Each of you needs to do whatever is necessary FOR YOU to learn consistent proper pronunciation and tones of these Mandarin syllables within a window of what is acceptable and understandable when a native speaker is listening to you speak, in order for this person to understand what you are trying to communicate in Mandarin Chinese.
For some of you, no further pronunciation work will ever be needed because you have already been speaking and listening to basic Mandarin for your entire life as a result of your family and upbringing. If this is you, great! Now you can focus on learning vocabulary, grammar, sentence patterns, etc. and you will be on your way towards speaking progressively more and more interesting and useful Mandarin.
For others, you will need to put in more time, a lot of time, ALL OF YOUR SPARE TIME, if you really want to be able to communicate with speakers of this language in a way that they will understand you instead of scratching their heads and shrugging their shoulders, or having to revert to English during your conversations.
This is ok, if you fit into the second category.
If you do fit into the second category, don't whine about it. Just make a deal with yourself that you will keep working on your Mandarin pronunciation and tones until you no longer need to work on your Mandarin pronunciation and tones. Pronunciation and tones are the two most important initial aspects of your Chinese studies, and you MUST MUST MUST eventually get them right, at any cost.
It is only after you no longer have to worry about pronunciation and tones that REAL LEARNING can begin. Only then can you confidently begin to acquire vocabulary, sentence patterns, grammar, syntax (word order and related concepts) -- and only then can you begin to speak accurate Chinese with your friends, relatives, in-laws, etc.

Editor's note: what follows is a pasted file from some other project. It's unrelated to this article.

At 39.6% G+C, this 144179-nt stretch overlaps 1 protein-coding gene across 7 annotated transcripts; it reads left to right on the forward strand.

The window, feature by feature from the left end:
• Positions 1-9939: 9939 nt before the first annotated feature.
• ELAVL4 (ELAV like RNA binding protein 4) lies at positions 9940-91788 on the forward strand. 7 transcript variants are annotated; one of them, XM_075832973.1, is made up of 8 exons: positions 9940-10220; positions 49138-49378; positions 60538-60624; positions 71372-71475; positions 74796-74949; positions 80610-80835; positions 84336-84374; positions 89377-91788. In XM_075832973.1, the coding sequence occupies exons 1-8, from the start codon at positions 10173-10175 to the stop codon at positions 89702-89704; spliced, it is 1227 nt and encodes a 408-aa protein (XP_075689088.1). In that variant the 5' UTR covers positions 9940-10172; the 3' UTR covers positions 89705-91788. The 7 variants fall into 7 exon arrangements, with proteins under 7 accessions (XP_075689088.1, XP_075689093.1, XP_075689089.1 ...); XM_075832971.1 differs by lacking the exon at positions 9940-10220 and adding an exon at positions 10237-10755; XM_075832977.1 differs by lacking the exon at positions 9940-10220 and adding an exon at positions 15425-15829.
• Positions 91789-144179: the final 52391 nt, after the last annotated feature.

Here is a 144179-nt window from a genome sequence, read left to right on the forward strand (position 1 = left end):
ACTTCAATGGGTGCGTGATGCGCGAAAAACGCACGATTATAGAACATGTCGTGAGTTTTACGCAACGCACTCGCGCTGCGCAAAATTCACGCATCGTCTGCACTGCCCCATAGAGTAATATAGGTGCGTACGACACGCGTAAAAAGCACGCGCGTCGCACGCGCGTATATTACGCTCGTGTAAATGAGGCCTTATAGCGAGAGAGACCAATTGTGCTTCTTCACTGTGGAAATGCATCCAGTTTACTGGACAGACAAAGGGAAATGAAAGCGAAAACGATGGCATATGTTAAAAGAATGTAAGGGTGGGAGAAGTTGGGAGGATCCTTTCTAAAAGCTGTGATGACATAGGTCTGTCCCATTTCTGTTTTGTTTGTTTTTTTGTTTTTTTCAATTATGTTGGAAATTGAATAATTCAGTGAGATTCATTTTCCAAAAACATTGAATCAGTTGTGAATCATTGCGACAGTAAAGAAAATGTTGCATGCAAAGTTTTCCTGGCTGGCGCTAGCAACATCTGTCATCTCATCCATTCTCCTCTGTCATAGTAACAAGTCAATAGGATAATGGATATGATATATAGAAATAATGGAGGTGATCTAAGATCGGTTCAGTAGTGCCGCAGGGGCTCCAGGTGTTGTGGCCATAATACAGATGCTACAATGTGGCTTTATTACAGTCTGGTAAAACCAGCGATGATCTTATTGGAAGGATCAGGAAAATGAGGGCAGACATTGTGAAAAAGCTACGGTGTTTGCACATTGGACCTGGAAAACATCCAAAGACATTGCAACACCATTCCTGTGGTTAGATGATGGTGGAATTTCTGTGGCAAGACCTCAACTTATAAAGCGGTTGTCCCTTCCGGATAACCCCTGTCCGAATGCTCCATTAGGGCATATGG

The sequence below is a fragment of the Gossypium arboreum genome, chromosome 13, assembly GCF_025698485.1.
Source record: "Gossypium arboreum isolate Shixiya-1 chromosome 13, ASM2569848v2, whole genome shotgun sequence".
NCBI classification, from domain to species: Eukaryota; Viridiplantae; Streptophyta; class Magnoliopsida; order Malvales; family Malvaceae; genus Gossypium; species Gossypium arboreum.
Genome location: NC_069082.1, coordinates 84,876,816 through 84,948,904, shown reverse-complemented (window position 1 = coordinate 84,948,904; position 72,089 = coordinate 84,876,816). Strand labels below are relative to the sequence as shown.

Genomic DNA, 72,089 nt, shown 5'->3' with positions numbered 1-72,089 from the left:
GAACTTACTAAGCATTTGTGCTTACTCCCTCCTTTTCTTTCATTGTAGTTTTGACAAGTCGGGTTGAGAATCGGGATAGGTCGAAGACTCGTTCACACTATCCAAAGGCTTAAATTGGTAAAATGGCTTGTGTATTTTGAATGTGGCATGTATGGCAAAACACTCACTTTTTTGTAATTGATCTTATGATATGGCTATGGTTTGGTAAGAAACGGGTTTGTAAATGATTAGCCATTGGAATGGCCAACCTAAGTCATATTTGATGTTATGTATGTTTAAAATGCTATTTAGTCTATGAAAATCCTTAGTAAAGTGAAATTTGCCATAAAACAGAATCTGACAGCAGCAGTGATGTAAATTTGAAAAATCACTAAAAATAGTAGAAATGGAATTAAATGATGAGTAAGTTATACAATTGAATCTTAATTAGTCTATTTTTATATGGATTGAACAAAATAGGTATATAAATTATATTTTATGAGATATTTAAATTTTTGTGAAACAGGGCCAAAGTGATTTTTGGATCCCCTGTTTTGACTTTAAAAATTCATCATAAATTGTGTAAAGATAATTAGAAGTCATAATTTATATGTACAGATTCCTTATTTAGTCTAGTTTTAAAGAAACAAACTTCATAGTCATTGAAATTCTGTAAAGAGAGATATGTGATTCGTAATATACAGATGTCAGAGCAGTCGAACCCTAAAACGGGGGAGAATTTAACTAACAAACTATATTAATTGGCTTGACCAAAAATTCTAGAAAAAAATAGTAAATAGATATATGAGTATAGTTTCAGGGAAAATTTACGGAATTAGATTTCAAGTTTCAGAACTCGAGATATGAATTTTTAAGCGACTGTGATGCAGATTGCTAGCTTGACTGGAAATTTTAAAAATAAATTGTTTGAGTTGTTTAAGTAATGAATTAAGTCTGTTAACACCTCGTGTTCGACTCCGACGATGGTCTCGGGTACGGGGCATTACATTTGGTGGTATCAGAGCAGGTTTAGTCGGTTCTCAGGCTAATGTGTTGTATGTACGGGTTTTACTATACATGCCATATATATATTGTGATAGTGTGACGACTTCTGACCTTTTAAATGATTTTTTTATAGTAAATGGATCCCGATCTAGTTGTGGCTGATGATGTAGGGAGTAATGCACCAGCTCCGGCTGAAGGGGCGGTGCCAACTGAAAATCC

For homework this week, please review all of this pronunciation and tones stuff. We are now officially done with the pronunciation and tones intro part of the class. We will start Lesson 1 Dialogue 1 on Thursday, later this week.
Please preview Lesson 1 Dialogue 1 and its related vocabulary on pages 20-22 of your text.
Even if you can already read Chinese characters in another dialect, you MUST MUST MUST read from the pinyin during class until you no longer have any pronunciation or tones issues. Please don't make me single any of you out in class this year, my returning students -- and you know who you are. If your pronunciation of Mandarin is not completely accurate at this point, save reading the characters for your studies at home. During class, read from the pinyin and fix your pronunciation problems -- period. Thanks in advance to returning students for your cooperation.
Also for homework, and this will be part of the homework from now on -- every week from now on:
Starting now with Lesson 1 Dialogue 1, please start watching the videos from the DVD that I asked you all to download from Rhode Island University's website 3 weeks ago. We will be using the video for each dialogue from now on as an aid to help you all understand, memorize, and learn the proper pronunciation of all of the words and concepts in each dialogue -- starting now and for the rest of the year.
So, watch the video for Lesson 1 Dialogue 1 a few times before next class. It is short -- like 3 minutes long. Watch it 4 or 5 times if you can. Seeing live action actors perform the short dialogues that we are going to start learning will help to reinforce the concepts in a way that everyone will be able to visualize during your home studies between classes.
See you all on Thursday.